The Tools: Paper, a pen and a timer.
Find a place you won’t be disturbed and you’re comfortable writing.
Center yourself and let your rational, evaluative, critical mind know it’s off-duty while your creative, accepting, flowing mind plays for the next 10 minutes.
Set your timer, put your pen to paper and let yourself be completely surprised by what comes onto the page for a full 10 minutes.
You can write on any topic, but random prompts are useful. Try this one: When I had magical powers…
Sure, you may want to pause and think of just the right word, or wonder where the hell THAT came from, or decide you suck and want to rip up what you wrote. You may marvel that what you just wrote is pretty good and worry about whether you can keep it up. Simply notice whatever arises in your judging mind and keep your pen moving across the page.
This is an opportunity to see your actual thoughts—to begin to make friends with the messy, unpredictable, controlling, embarrassing, and glorious aspects of yourself. Practice putting your critic in the back seat. Practice letting your creative mind play outside the lines and see what it has to show you.
Experiment. Try starting your day with a 10-minute writing practice for a week or two. See what happens.
My Experience with the Practice:
It was 1994. I lived in West Hollywood with my dog, Greta, on the second floor of a 1930’s courtyard building, amidst the trees bordering Poinsettia Park. My three-year relationship with a live-in boyfriend had just snapped under the weight of things we could not say…things we didn’t even know about ourselves.
A flow of creative energy was erupting in me. I was bumping up against old structures and views of my self and being carried to the edge of something thrilling and terrifying. I didn’t want to keep doing life as I’d been doing it, but I needed support to cultivate a new relationship with my self, my desires, my creative life force. In divine timing, I found the The Artist’s Way.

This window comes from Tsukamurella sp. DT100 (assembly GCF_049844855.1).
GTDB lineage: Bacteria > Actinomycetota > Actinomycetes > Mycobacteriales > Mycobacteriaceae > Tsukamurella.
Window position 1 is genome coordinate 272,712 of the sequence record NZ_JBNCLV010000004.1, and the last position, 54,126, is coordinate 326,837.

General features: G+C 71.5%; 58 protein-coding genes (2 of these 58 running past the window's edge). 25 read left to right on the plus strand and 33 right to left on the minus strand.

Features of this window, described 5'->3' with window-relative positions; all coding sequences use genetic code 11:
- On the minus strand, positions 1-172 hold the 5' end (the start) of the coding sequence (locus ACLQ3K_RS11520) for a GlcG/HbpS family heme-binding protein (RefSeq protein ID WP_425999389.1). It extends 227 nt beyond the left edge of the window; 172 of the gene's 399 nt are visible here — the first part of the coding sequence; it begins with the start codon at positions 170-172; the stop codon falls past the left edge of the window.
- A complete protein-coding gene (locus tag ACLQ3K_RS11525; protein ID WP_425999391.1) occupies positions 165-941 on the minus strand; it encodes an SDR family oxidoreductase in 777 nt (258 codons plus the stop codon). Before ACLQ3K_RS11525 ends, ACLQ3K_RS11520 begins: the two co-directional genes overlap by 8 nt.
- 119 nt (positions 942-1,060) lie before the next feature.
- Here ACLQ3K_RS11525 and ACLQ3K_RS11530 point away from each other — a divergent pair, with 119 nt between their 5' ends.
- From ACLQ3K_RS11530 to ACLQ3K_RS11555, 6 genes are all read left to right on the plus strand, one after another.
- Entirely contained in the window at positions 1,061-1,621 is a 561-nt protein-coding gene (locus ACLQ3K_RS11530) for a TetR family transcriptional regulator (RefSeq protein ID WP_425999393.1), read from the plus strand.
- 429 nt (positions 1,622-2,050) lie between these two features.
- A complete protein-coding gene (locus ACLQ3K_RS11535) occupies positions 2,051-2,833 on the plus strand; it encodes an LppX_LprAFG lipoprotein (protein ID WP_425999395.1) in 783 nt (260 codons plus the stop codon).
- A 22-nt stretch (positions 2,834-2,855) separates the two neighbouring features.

It was a catalyst.
The foundational activity Julia Cameron promotes in the book is what she calls Morning Pages: Three pages filled, non-stop, with stream-of-consciousness bleck, every day. The idea being that once we get that junk out of the way, our minds are better able to receive creative inspiration.
Nearly every morning, for the remaining 5+ years I lived in Los Angeles, Greta and I would return from our trip to the park and I’d sit at the kitchen table with my cup of tea and peekaboo view of the sandbox below. I’d put my pen to paper and wouldn’t stop writing until three 8.5 x 11 spiral notebook pages were filled.
In hindsight, I see Morning Pages as a spiritual practice for me during that time. My daily attempts to dive past the internal critic into the unknown world of my creative mind were tilling the soil of my being, helping to loosen the tight grip on my precious self-identity.
This gradual turning over of my hard-packed—and previously unseen—ideas and ways of thinking would nourish a host of other practices I’d cultivate in the decades that followed.
My writing practice has evolved since then. I’ve found new catalysts, like Natalie Goldberg, whose Writing Down the Bones informs the practice I’ve suggested above, and many writing circles I’ve facilitated in the last couple years.
What’s been consistent for me, over all this time, is the power of stream-of-consciousness writing to aerate my egoic landscape and make it more hospitable for creativity to bloom.
Photo Credit: Flickr | ilmungo